Mentee who taught me the difference between sight and vision!
“The man who does not read good books has no advantage over the man who can’t read them.” – Mark Twain
“People who are sighted but have no vision for their life have no advantage over those who have no sight” – Me
I learned this from my mentee who I met serendipitously in 2008 after I delivered a keynote at ‘Igniting the Genius Within’ conference at the Indian School of Business (ISB), Hyderabad, India. Srikanth was one of the youth leaders who spoke about their leadership experiences, and I was impressed by his level of confidence and passion to lead the youth of India.
It was 11 PM by the time the conference and dinner were over, when he approached me to share his life’s goal of studying in MIT, the #1 university in the world. The fact that he had such an audacious goal intrigued me so I was curious to know more about him. He had a stellar academic and extra-curricular record, including an award he received from the President of India Dr. APJ Abdul Kalam. Apparently, engineering colleges in India do not allow visually challenged students to study science and engineering, so he set himself a goal to study at #1 technology university in the world.
Impressed by his past accomplishments, clarity of vision, persistence and docility, I decided to take him on as my mentee and started sharing everything I knew about taking the SAT and applying to MIT. I have come to realize in this process a beautiful aspect about mentoring – the knowledge we possess may seem obvious to us but can be a game changer and eye-opener for someone else, when delivered with the right intent at the right time. This is exactly why I truly believe each and every one of us can be a mentor to someone in the world.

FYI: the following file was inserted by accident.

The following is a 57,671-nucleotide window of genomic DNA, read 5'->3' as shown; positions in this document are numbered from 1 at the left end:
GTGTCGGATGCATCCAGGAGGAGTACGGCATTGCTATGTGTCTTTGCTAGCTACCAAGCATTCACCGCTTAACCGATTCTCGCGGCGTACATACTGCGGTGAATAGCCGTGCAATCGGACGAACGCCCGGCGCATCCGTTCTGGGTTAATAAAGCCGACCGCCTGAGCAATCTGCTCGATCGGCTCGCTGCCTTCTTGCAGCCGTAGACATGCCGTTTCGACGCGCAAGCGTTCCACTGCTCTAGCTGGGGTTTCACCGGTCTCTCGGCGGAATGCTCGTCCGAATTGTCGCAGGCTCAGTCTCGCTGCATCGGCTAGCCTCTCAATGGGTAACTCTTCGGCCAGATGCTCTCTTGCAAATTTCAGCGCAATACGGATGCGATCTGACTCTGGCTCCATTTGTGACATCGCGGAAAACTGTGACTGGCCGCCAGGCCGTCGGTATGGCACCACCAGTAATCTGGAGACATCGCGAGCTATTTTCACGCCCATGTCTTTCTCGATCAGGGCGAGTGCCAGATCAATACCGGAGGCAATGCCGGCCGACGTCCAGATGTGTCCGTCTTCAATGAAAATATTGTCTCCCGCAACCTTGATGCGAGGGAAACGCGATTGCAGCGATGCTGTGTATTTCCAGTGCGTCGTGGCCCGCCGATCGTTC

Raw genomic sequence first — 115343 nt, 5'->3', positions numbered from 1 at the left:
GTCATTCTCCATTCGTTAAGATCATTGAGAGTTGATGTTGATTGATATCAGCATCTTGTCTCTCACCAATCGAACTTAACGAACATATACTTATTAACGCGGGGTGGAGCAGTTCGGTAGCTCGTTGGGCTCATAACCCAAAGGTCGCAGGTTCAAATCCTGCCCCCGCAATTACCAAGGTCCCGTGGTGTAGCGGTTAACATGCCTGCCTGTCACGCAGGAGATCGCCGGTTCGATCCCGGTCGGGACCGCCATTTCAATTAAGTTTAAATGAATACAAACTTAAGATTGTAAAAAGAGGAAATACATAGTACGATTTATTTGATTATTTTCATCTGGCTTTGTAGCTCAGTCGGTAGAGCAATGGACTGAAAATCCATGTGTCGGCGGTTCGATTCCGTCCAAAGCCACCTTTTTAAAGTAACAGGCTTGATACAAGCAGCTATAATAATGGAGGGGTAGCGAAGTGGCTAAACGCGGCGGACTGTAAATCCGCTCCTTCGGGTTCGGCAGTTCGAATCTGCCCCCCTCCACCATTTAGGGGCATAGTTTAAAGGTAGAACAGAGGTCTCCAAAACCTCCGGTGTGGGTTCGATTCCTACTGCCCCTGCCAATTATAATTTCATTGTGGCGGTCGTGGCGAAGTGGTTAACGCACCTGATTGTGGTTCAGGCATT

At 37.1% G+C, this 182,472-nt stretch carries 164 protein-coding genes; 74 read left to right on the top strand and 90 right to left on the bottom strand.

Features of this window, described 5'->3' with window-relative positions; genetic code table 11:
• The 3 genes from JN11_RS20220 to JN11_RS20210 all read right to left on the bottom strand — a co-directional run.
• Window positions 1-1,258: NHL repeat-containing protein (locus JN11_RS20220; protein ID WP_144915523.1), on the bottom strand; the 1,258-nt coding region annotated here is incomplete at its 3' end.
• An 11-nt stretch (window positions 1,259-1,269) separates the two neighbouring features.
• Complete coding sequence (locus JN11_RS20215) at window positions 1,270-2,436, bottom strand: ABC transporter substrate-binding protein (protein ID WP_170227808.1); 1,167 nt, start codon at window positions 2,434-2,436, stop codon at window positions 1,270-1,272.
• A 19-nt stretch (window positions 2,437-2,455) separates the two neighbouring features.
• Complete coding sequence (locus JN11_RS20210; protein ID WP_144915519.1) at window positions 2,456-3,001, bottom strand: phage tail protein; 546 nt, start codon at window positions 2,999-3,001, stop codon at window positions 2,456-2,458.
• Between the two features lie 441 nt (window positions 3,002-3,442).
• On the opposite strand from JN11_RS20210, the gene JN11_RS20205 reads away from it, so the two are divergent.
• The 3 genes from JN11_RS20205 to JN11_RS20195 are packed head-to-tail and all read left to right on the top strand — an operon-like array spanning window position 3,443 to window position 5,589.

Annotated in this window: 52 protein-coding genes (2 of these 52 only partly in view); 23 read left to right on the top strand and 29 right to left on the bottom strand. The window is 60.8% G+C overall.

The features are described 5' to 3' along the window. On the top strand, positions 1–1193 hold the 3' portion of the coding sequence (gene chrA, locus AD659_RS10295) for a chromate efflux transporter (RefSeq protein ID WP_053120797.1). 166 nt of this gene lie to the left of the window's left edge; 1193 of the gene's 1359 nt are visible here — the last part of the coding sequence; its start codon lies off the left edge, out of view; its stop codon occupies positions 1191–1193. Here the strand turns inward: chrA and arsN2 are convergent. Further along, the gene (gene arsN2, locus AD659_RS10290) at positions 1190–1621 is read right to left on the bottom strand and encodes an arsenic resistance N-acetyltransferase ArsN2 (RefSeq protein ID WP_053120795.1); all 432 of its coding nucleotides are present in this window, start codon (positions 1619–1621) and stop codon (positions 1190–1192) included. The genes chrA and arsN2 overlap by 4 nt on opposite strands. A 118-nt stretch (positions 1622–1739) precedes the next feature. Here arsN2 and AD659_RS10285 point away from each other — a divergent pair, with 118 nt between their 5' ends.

Srikanth did well in his SAT, got interviewed by an MIT alum, and by his own merit and hard work got admitted into MIT Class of 2013, with full financial aid. Today, he is a proud Senior at MIT with a 4.8/5.0 GPA, and is preparing for grad school. There could not have been a better place for him than MIT to nurture his ambitions and bring out his ‘genius.’ He, along with other well wishers and mentors, has also launched a social venture called Samanvai, an NGO dedicated to promoting accessible education, digital and braille materials, financial support, rehabilitation training, employment help and mobility training for students with multiple disabilities. I continue to mentor him even today on a very regular basis, and it is a pure joy to see him cross milestone after milestone towards his ultimate ambition of pursuing an MBA at one of the top schools and becoming an entrepreneur.
Nothing in my career comes close to the satisfaction I derive mentoring Srikanth and watching him grow. This experience opened my eyes and further convinced me to create MentorCloud, whose mission is to connect millions of aspirants like him with suitable mentors and resources. Why should the opportunity to connect with a knowledgeable and caring mentor be left to serendipity, in today’s flat world?
When people ask me “What is in it for Mentors to join MentorCloud,” isn’t this kind of an experience awesome enough to be a Mentor for someone?